We’ve written quite a bit about e-waste here over the years. It is a growing problem that is oddly emblematic of our cyber-frenetic lives. Gadgets come and go with dizzying speed, the fruits of innovation that have ushered in our hyper-connected, information-rich lifestyle, have also grown into mountains of modern jetsam. At last count, there is somewhere between twenty and fifty million tons of the stuff being discarded each year. And like a lot of today’s trash, it is sometimes hard-pressed to find a final resting place, sometimes ending up in places like Africa or China where, desperate to extract bits of value, indigent people do themselves unintentional harm by exposing themselves to lead and other hazardous materials.
The electronics industry is worried about this, too. Legislation like the Responsible Electronics Recycling Act, which was introduced last year, but failed to pass, would have made it illegal to ship e-waste overseas and with takeback rules also in the offing, could well have caused some manufacturers to drown in their own, well, for lack of a better word…excrement. The bill is expected to be recycled next year.
But what about reducing the amount of e-waste to begin with?
A huge portion of this waste mountain consists of cell phones. Back when I was growing up, phones were quite a bit larger than they are now, but people rarely threw them out and hardly ever replaced them. They were extremely reliable and they did the one thing that they were supposed to do, make phone calls, very well and didn't change much over the years. So it was not unusual for people to hang onto the same phone for twenty years or more. Not a lot of e-waste there.
So the idea behind Phonebloks, a phone that is made up of detachable blocks, each of which contains an upgradeable functional module, is that people would once again hang onto their phones, at least the main parts, for a long time. When you wanted a new feature, you could simply upgrade the appropriate module, keeping the rest of the phone intact. The blokstore is envisioned as a kind of hardware equivalent to an app store. The development will take place on an open platform so that multiple manufacturers can support it. It is only in the conceptual state right now, but the company is in the process of generating support. In order to do so, they need a lot of people to step up and say that they would be interested in such a phone. They are accumulating names so that on October 29th they can send out a global blast to show the world, through crowdspeaking, what kind of interest there is, “in a phone worth keeping.”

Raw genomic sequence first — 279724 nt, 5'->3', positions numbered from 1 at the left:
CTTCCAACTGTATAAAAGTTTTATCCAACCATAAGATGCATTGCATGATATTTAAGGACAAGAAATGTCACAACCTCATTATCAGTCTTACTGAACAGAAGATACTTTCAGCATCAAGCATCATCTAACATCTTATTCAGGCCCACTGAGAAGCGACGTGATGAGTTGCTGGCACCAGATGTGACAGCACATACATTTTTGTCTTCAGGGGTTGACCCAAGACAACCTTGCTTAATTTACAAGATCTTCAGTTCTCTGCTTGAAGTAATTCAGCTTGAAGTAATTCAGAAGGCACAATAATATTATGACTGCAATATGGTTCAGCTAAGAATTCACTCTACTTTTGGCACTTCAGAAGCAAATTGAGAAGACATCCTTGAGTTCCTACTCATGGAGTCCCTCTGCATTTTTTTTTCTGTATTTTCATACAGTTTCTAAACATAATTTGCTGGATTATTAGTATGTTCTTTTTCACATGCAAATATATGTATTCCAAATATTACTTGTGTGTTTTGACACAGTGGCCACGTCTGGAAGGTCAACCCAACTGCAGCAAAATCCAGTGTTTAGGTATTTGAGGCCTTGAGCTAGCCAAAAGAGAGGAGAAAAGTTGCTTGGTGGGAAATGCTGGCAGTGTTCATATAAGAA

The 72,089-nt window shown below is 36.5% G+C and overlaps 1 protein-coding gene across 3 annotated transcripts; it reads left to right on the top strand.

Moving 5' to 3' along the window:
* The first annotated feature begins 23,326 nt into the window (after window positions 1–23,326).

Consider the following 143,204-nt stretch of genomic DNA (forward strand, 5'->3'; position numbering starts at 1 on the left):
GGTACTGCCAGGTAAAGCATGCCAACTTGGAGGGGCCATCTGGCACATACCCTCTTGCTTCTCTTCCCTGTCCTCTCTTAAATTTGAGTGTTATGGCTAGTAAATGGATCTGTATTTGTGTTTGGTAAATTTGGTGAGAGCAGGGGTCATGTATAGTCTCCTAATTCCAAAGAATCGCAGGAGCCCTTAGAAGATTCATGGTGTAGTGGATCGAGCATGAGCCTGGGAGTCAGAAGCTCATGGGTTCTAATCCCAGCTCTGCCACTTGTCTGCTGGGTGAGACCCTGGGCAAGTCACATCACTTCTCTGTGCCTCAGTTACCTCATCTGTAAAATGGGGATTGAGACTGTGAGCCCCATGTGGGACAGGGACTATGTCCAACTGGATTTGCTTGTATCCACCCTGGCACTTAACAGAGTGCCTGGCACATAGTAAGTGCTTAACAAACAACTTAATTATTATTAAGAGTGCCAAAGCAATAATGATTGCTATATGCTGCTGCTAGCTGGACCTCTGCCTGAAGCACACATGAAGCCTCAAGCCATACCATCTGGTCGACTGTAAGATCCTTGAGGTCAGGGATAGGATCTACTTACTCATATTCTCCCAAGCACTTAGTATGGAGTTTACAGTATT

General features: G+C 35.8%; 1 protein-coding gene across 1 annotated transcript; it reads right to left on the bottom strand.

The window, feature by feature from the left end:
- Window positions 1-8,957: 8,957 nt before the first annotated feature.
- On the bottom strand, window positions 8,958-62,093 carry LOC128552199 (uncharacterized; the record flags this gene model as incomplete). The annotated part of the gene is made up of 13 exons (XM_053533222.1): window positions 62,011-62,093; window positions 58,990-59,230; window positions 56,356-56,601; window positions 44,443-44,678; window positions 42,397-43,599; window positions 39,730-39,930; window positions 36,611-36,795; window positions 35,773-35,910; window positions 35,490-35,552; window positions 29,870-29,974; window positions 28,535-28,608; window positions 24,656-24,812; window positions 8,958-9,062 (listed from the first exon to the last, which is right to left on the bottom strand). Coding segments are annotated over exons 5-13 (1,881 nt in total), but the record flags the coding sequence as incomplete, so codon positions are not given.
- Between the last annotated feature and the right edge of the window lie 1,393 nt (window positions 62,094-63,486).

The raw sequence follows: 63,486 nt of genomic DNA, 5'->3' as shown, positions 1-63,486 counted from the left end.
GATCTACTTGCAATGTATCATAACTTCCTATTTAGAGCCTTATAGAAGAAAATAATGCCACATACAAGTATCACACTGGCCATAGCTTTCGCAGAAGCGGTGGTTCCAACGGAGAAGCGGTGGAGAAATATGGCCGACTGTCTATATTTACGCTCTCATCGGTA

Phonebloks is the brainchild of Dave Hakkens, a designer from the Netherlands. In his vision, this device could be almost infinitely customizable, almost like a smartphone is today with the addition of software apps.
Of course, the blocks that get upgraded will also create e-waste, but a smaller amount, accumulating over a longer period of time.
It kind of reminds me of my trusty old axe that I bought many years ago. It’s had two new heads and five new handles since then, but to me it’s still the same trusty old axe.
Like the idea?
Check out their website and if you think it’s cool, then spread the word.
RP Siegel, PE, is an inventor, consultant and author. He co-wrote the eco-thriller Vapor Trails, the first in a series covering the human side of various sustainability issues including energy, food, and water in an exciting and entertaining romp that is currently being adapted for the big screen. Now available on Kindle.
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RP Siegel (1952-2021), was an author and inventor who shined a powerful light on numerous environmental and technological topics. His work appeared in TriplePundit, GreenBiz, Justmeans, CSRWire, Sustainable Brands, Grist, Strategy+Business, Mechanical Engineering, Design News, PolicyInnovations, Social Earth, Environmental Science, 3BL Media, ThomasNet, Huffington Post, Eniday, and engineering.com among others . He was the co-author, with Roger Saillant, of Vapor Trails, an adventure novel that shows climate change from a human perspective. RP was a professional engineer - a prolific inventor with 53 patents and President of Rain Mountain LLC a an independent product development group. RP was the winner of the 2015 Abu Dhabi Sustainability Week blogging competition. RP passed away on September 30, 2021. We here at TriplePundit will always be grateful for his insight, wit and hard work.